TikTok Users Say Spraying Your Feet with Lidocaine Makes Wearing High Heels Comfortable — But Is It Safe?

To spray or to not potentially spray the pain away, that is the question.

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Lidocaine and high heels
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With the return of fancy events and evenings out with friends, there's a possibility you could be dusting off your favorite pair of pre-pandemic heels from the back of your closet in the future. But with that, however, comes the possibility of pain you may experience from standing or walking in high heels for hours on end. (ICYDK, it's not just heels — other accessories can also hurt your body.)

Unsurprisingly, there's already a TikTok hack floating around that seemingly illustrates how to eliminate the discomfort that comes from wearing high heels. Recently, TikTok user @ChristyClips revealed that the "secret" to wearing heels for more than six hours is by spraying Aspercreme pain relief (Buy It, $9, amazon.com), which includes 4 percent lidocaine (a topical anesthetic), all over the feet. The August 2021 clip has since gone viral (it's racked up nearly 19 million views as of Tuesday) and has prompted others to give the hack a whirl as well.

Now, if you're wondering how a spray designed to relieve muscle and joint pain can help make your favorite stilettos feel less tortuous, allow a podiatrist to explain. "Lidocaine spray is a local anesthetic that works by causing temporary numbness/loss of feeling in the skin," says Hillary Brenner, D.P.M., a podiatrist based in New York and New Jersey. "It helps ease pain by simply numbing the pain receptors in the foot."

So, if it sounds a little bit scary to hear TikTokers note that their feet "instantly go numb" upon applying the spray, Brenner says that's exactly why you probably don't want to try this trick for yourself. "I'm not a fan of using this product to ease pain when wearing heels," she explains. "There is a reason we have pain receptors in our feet." Using such a spray and, in turn, ignoring those signals can potentially lead to minor issues, such as blisters; it may also cause you to "miss signs of developing stress fractures," says Brenner. ICYDK, stress fractures are tiny cracks in weight-bearing bones of the lower leg and foot that can be brought about from improper footwear (shoes that are too stiff or too flimsy). Brenner also notes that disregarding the pain receptors in the feet can also increase your chances of developing corns and calluses, which are thick, hardened layers of skin that develop when your skin tries to protect itself against friction and pressure.

This TikTok trend is especially dangerous for folks with diabetes or other conditions that cause neuropathy (aka nerve damage). "Diabetics are prone to loss of sensation, especially in their feet. They can step on a nail and not even feel it," she explains. "By using a topical spray to increase the numbness, they can get a blister that can lead to an open wound and not even know it because their feet are numb."

Aside from these wince-inducing problems, "you can have side effects from the spray itself such as an allergic reaction, skin rash, and, in more severe cases and depending upon your medical history, you can develop breathing problems, chills, fevers, etc.," adds Brenner. If you use the Aspercreme spray with lidocaine and experience sensations such as redness, irritation, or symptoms that persist for more than seven days or clear up and then return, you should stop immediately and consult a doctor.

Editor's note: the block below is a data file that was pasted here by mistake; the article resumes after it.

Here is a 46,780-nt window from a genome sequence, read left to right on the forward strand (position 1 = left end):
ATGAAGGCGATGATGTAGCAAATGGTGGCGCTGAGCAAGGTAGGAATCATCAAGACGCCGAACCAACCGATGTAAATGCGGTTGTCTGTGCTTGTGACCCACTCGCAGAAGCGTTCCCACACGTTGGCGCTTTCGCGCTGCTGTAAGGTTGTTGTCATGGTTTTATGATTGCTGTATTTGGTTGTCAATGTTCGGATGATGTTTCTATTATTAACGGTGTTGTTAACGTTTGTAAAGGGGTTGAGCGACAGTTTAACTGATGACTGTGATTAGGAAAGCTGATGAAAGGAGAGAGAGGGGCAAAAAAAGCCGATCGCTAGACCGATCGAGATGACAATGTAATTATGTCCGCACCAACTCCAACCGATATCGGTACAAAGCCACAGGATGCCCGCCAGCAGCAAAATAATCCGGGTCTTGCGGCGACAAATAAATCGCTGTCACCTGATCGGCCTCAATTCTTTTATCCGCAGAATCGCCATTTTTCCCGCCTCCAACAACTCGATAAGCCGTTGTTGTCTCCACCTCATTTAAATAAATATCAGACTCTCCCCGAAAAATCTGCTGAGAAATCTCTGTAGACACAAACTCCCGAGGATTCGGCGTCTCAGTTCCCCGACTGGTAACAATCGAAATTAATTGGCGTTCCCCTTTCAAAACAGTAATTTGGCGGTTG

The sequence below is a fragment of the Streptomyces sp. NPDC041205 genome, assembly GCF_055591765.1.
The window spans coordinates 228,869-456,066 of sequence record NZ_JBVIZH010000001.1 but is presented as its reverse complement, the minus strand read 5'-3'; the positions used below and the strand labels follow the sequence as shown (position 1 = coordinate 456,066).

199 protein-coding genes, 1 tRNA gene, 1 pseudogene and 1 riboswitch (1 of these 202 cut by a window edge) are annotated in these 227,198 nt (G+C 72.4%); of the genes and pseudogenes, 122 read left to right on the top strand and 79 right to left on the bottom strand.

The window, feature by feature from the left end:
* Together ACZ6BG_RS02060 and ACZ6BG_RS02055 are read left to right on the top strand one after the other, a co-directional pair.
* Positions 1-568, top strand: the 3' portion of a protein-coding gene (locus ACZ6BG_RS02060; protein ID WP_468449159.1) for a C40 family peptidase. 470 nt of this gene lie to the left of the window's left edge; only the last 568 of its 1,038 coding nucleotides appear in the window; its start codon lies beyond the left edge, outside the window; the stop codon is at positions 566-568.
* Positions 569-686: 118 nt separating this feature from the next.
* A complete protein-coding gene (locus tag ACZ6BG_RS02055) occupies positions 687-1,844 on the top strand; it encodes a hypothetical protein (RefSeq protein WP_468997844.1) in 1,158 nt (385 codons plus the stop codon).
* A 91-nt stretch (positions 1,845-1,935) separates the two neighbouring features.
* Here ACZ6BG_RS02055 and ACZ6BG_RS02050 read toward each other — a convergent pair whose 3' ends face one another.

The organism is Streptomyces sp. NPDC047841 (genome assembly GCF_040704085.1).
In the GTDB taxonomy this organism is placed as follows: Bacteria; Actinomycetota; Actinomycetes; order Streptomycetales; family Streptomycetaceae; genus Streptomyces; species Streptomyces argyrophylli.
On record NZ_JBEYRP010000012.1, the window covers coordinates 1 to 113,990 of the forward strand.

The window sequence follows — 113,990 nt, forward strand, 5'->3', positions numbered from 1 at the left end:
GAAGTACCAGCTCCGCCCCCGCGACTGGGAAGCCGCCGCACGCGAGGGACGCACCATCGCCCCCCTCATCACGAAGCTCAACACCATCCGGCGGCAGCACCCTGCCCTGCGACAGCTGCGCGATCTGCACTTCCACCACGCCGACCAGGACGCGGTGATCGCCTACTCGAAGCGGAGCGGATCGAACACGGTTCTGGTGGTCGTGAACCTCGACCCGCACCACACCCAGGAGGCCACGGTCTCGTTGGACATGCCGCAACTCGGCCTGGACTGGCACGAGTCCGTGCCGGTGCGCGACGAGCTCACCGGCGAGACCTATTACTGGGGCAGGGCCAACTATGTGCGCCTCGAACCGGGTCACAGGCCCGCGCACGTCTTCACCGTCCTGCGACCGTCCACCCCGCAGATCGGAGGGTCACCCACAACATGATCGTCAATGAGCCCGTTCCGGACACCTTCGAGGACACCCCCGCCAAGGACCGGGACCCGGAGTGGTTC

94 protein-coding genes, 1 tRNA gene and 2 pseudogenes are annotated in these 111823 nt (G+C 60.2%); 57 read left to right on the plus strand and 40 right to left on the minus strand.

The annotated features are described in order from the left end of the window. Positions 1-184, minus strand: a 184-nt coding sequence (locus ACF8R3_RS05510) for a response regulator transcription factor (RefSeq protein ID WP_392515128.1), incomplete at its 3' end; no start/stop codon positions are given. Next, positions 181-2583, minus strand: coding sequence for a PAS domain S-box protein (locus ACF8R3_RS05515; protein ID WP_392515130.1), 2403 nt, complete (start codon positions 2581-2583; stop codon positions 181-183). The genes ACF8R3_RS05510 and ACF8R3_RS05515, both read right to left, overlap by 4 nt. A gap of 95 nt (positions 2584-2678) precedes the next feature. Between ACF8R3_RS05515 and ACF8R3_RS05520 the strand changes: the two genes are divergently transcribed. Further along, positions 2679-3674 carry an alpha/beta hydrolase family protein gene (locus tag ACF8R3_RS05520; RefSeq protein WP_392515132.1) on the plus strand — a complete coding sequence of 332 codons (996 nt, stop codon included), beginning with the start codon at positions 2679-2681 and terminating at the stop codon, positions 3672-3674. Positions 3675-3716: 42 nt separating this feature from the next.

So does this mean you need to simply suffer through the pain of wearing heels? Brenner says there are plenty of ways to ensure you're buying shoes that fit properly — a key factor in determining how comfortable your feet will feel if you wear them out into the real world. Since feet tend to naturally expand and/or swell as the day goes on due to normal activities (such as walking or standing for extended periods of time), "make sure when you go shoe shopping, you go towards the end of the day so your feet are true to size," she suggests.

"Make sure you measure the length [from the back/central part of the heel to the longest toe] and width [by wrapping a tape measure around the widest part of your bare foot] of your foot to ensure a proper fit," says Brenner. Also, certain types of heels will naturally be more comfortable than others — sorry to those stunning, sky-high, pointy-toe stilettos that look so good on Instagram. "Try to buy a toe box that is either square or round, staying away from a pointy heel, which will squeeze the toes too much. Make sure the heel height is two inches or lower. Try for a wider, chunkier heel with arch support and cushion throughout the shoe. You can even have a special custom orthotics made called a cobra orthotic that fits into high heels," she adds, which can be ordered and purchased from select online retailers.

That said, sometimes a special occasion simply calls for those extra-high heels you love — even if they don't love you back. "If you don't want to follow the rules at all and go for the sky-high heel, make sure to only wear that shoe in moderation. Just make sure that you sit as much as possible and don't stand for longer than a half-hour at a time," preferably on a soft surface like carpet instead of concrete or other hard floorings, says Brenner. "You can also place cushions in your shoes to protect your toes and joints [from pain and potentially worse effects], such as non-medicated moleskin pads (Buy It, $6, amazon.com) or foot petals (Buy It, $6, amazon.com)." But if you do end up in pain, despite your best efforts, here's how to relieve foot pain the next day.

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